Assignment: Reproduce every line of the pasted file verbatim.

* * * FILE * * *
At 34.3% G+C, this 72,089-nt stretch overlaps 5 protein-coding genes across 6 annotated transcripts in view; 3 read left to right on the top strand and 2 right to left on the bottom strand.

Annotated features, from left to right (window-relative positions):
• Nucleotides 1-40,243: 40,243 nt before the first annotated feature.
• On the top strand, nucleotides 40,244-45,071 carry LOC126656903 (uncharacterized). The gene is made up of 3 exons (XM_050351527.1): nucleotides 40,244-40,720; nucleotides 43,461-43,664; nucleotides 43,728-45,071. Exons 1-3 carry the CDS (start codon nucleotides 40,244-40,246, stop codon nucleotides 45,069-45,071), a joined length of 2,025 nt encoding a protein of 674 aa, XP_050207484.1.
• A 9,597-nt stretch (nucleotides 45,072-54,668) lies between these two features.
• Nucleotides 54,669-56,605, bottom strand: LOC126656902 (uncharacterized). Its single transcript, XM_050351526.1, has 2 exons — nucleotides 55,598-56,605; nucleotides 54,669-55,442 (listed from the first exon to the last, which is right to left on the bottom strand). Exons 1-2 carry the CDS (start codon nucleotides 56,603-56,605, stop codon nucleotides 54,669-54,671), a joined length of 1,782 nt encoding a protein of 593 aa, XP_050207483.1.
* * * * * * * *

At 34.3% G+C, this 72,089-nt stretch overlaps 5 protein-coding genes across 6 annotated transcripts in view; 3 read left to right on the top strand and 2 right to left on the bottom strand.

Annotated features, from left to right (window-relative positions):
• Nucleotides 1-40,243: 40,243 nt before the first annotated feature.
• On the top strand, nucleotides 40,244-45,071 carry LOC126656903 (uncharacterized). The gene is made up of 3 exons (XM_050351527.1): nucleotides 40,244-40,720; nucleotides 43,461-43,664; nucleotides 43,728-45,071. Exons 1-3 carry the CDS (start codon nucleotides 40,244-40,246, stop codon nucleotides 45,069-45,071), a joined length of 2,025 nt encoding a protein of 674 aa, XP_050207484.1.
• A 9,597-nt stretch (nucleotides 45,072-54,668) lies between these two features.
• Nucleotides 54,669-56,605, bottom strand: LOC126656902 (uncharacterized). Its single transcript, XM_050351526.1, has 2 exons — nucleotides 55,598-56,605; nucleotides 54,669-55,442 (listed from the first exon to the last, which is right to left on the bottom strand). Exons 1-2 carry the CDS (start codon nucleotides 56,603-56,605, stop codon nucleotides 54,669-54,671), a joined length of 1,782 nt encoding a protein of 593 aa, XP_050207483.1.